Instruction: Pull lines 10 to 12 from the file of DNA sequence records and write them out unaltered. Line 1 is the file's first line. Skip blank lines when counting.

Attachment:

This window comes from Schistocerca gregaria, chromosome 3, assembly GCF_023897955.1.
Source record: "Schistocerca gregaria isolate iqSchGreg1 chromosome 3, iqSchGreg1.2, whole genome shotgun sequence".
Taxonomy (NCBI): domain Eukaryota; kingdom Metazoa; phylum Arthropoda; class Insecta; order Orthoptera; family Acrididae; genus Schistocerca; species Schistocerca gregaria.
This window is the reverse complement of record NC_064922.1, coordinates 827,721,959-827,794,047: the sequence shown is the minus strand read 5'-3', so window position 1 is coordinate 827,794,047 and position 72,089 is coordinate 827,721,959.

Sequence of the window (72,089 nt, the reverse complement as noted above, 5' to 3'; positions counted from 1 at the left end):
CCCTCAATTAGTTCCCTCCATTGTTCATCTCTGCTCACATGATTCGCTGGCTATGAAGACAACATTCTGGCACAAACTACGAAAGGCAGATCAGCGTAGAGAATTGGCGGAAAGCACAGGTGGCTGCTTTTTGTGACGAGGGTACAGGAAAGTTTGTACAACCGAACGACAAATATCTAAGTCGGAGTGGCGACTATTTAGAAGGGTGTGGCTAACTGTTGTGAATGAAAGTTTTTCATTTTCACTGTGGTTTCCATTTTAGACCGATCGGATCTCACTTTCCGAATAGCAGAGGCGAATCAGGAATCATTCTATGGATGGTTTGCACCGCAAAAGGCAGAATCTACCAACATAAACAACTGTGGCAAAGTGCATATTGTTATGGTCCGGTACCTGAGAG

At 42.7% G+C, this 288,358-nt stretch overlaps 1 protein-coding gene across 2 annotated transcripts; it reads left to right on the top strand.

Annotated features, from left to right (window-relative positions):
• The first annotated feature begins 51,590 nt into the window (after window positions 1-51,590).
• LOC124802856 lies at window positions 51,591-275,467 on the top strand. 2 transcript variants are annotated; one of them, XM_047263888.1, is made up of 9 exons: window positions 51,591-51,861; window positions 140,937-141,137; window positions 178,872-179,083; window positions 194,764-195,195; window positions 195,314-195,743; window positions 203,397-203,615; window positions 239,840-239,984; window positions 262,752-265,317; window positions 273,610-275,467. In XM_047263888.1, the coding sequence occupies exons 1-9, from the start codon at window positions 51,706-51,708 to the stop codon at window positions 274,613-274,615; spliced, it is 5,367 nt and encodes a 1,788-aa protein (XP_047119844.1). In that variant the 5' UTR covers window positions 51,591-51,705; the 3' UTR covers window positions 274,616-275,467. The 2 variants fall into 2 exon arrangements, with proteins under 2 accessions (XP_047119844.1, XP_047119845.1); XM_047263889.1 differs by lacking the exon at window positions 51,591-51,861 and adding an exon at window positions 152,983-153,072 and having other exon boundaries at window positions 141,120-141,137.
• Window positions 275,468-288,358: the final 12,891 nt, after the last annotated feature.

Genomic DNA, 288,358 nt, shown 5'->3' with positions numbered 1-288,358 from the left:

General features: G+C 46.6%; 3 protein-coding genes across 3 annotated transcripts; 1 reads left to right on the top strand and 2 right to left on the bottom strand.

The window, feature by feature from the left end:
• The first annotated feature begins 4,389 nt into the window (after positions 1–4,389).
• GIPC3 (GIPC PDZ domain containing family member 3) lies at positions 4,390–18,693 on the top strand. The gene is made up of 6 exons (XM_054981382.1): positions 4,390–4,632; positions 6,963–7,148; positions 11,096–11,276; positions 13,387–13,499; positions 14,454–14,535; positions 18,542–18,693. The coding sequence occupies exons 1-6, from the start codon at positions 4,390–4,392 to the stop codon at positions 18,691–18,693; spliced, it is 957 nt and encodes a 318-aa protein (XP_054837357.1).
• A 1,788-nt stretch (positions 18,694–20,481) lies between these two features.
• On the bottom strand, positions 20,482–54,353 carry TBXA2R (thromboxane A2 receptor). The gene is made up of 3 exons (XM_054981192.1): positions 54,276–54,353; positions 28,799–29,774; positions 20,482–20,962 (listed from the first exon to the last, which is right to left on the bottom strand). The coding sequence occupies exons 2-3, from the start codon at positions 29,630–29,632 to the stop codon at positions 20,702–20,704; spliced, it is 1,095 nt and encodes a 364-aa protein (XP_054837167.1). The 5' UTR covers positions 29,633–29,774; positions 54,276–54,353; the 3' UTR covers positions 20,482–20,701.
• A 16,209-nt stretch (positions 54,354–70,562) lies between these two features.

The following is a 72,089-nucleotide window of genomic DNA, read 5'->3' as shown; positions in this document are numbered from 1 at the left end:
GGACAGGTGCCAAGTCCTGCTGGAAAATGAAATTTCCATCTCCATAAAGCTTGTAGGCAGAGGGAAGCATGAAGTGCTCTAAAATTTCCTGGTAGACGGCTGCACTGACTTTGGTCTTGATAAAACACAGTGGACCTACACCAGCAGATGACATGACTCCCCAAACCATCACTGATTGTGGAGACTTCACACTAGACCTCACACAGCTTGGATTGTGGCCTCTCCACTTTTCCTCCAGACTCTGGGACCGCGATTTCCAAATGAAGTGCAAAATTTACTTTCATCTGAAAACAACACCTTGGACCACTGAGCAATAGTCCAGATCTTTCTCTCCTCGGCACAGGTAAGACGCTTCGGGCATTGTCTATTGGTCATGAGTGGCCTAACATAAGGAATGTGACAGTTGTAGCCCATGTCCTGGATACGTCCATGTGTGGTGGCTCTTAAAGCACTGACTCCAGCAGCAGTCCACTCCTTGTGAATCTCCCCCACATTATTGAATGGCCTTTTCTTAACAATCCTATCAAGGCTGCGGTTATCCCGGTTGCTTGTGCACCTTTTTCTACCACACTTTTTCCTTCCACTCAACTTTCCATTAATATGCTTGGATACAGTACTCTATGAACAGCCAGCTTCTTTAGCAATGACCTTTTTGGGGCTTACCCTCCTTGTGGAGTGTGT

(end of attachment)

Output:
• LOC124802856 lies at window positions 51,591-275,467 on the top strand. 2 transcript variants are annotated; one of them, XM_047263888.1, is made up of 9 exons: window positions 51,591-51,861; window positions 140,937-141,137; window positions 178,872-179,083; window positions 194,764-195,195; window positions 195,314-195,743; window positions 203,397-203,615; window positions 239,840-239,984; window positions 262,752-265,317; window positions 273,610-275,467. In XM_047263888.1, the coding sequence occupies exons 1-9, from the start codon at window positions 51,706-51,708 to the stop codon at window positions 274,613-274,615; spliced, it is 5,367 nt and encodes a 1,788-aa protein (XP_047119844.1). In that variant the 5' UTR covers window positions 51,591-51,705; the 3' UTR covers window positions 274,616-275,467. The 2 variants fall into 2 exon arrangements, with proteins under 2 accessions (XP_047119844.1, XP_047119845.1); XM_047263889.1 differs by lacking the exon at window positions 51,591-51,861 and adding an exon at window positions 152,983-153,072 and having other exon boundaries at window positions 141,120-141,137.
• Window positions 275,468-288,358: the final 12,891 nt, after the last annotated feature.

Genomic DNA, 288,358 nt, shown 5'->3' with positions numbered 1-288,358 from the left: